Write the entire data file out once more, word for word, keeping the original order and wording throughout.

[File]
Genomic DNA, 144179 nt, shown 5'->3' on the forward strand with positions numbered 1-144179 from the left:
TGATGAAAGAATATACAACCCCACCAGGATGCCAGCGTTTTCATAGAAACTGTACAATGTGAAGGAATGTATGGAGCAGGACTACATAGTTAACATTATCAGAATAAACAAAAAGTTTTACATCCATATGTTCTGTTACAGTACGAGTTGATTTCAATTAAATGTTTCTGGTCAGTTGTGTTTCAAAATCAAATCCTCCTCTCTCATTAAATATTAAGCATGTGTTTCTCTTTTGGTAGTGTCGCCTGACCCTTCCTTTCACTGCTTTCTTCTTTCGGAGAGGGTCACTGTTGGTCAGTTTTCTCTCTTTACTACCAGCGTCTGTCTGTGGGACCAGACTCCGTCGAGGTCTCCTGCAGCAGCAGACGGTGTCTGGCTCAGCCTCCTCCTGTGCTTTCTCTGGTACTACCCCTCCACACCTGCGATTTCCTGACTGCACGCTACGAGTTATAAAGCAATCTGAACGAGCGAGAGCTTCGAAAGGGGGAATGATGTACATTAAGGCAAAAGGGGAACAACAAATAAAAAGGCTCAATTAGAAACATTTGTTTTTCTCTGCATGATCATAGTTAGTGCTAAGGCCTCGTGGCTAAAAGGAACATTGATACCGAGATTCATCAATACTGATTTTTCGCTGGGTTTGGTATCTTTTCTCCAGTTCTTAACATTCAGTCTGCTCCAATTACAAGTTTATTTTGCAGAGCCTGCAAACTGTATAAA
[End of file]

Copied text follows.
Genomic DNA, 144179 nt, shown 5'->3' on the forward strand with positions numbered 1-144179 from the left:
TGATGAAAGAATATACAACCCCACCAGGATGCCAGCGTTTTCATAGAAACTGTACAATGTGAAGGAATGTATGGAGCAGGACTACATAGTTAACATTATCAGAATAAACAAAAAGTTTTACATCCATATGTTCTGTTACAGTACGAGTTGATTTCAATTAAATGTTTCTGGTCAGTTGTGTTTCAAAATCAAATCCTCCTCTCTCATTAAATATTAAGCATGTGTTTCTCTTTTGGTAGTGTCGCCTGACCCTTCCTTTCACTGCTTTCTTCTTTCGGAGAGGGTCACTGTTGGTCAGTTTTCTCTCTTTACTACCAGCGTCTGTCTGTGGGACCAGACTCCGTCGAGGTCTCCTGCAGCAGCAGACGGTGTCTGGCTCAGCCTCCTCCTGTGCTTTCTCTGGTACTACCCCTCCACACCTGCGATTTCCTGACTGCACGCTACGAGTTATAAAGCAATCTGAACGAGCGAGAGCTTCGAAAGGGGGAATGATGTACATTAAGGCAAAAGGGGAACAACAAATAAAAAGGCTCAATTAGAAACATTTGTTTTTCTCTGCATGATCATAGTTAGTGCTAAGGCCTCGTGGCTAAAAGGAACATTGATACCGAGATTCATCAATACTGATTTTTCGCTGGGTTTGGTATCTTTTCTCCAGTTCTTAACATTCAGTCTGCTCCAATTACAAGTTTATTTTGCAGAGCCTGCAAACTGTATAAA